Remarkably, the findings, which are published in the journal Biology Letters of the Royal Society, revealed that the population structure of the lice matched that of the birds across the archipelago, even though the two are very different species.
"To the lice, each bird is an island, and their populations are very different from bird to bird," Whiteman said. "The same pattern is repeated between bird populations on different islands. It's like Russian dolls."
In other words, the lice living on any one bird and its offspring are more closely related than the lice living on a different bird. As the birds diversify into distinct populations on each island, their parasites diversify with them. The findings help explain the rapid rate of parasite evolution, according to the research team.
"You have to be in the right spot at the right time to see this process happening," Koop said. "Our study empirically demonstrates an important evolutionary process in which the hawks separate into different populations, and the lice living on them do the same."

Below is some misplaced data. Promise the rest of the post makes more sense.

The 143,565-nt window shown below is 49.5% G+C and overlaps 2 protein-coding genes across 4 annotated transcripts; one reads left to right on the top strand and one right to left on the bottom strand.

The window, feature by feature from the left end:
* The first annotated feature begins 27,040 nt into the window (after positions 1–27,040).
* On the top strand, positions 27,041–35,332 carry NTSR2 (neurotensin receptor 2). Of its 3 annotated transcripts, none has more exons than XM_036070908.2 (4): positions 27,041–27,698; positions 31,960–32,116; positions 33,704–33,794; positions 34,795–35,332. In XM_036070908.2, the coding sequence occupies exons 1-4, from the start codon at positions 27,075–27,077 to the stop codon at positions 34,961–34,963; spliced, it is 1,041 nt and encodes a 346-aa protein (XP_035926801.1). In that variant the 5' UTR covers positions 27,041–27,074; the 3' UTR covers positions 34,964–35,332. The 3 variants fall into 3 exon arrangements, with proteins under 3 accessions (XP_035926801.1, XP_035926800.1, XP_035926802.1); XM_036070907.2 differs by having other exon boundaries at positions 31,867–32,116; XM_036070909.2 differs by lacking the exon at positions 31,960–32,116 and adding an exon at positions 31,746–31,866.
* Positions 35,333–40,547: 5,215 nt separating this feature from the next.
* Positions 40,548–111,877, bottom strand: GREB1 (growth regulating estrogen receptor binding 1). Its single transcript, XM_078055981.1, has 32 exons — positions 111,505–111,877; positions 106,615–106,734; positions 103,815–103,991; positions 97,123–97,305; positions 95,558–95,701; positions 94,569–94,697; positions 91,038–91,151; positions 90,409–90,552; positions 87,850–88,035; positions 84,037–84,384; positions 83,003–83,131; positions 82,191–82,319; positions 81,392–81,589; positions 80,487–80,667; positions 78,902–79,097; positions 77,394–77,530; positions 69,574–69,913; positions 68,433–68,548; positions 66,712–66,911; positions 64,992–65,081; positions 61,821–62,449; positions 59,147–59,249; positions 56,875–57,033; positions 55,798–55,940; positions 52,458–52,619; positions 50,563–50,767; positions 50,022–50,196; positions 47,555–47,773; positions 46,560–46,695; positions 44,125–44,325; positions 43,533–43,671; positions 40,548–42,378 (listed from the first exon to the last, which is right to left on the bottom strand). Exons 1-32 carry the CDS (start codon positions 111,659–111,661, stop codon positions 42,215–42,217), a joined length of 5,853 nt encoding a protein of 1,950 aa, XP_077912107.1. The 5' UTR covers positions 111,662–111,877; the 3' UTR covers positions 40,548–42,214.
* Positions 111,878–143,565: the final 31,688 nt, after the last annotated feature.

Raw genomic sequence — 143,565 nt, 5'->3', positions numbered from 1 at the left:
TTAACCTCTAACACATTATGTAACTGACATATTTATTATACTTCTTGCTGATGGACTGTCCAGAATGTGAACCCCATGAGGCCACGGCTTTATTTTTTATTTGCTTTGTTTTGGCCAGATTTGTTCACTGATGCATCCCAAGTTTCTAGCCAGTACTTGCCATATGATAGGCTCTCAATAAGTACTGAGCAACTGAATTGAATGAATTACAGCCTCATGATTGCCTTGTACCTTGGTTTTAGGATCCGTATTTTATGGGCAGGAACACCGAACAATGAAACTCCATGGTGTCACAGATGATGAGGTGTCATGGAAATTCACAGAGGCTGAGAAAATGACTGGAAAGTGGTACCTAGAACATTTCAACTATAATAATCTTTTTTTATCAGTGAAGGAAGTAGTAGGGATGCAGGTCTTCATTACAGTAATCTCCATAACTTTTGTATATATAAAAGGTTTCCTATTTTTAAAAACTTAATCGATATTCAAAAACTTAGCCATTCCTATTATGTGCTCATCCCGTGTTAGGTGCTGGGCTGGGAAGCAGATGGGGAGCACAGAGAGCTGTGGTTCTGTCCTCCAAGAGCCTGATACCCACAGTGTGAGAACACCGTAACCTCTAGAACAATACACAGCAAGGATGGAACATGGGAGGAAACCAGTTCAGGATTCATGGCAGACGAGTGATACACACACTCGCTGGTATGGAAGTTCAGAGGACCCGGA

This process is hypothesized to lead to the formation of different species, in this case different species of hawks and lice, and may explain some of the extraordinary diversity seen among parasites, she said.
The team chose the Galpagos Islands, located 575 miles off the west coast of Ecuador, for the study because the species that colonized the geologically young group of islands have evolved in isolation, making the area an ideal natural laboratory.
"Of all the vertebrate species native to the Galpagos, the Galpagos hawk is the most recent arrival," Whiteman said. "So whatever is happening in terms of evolution of the bird population and the parasite population is most likely in the earliest stages of that process."
In four years
|Contact: Daniel Stolte|
University of Arizona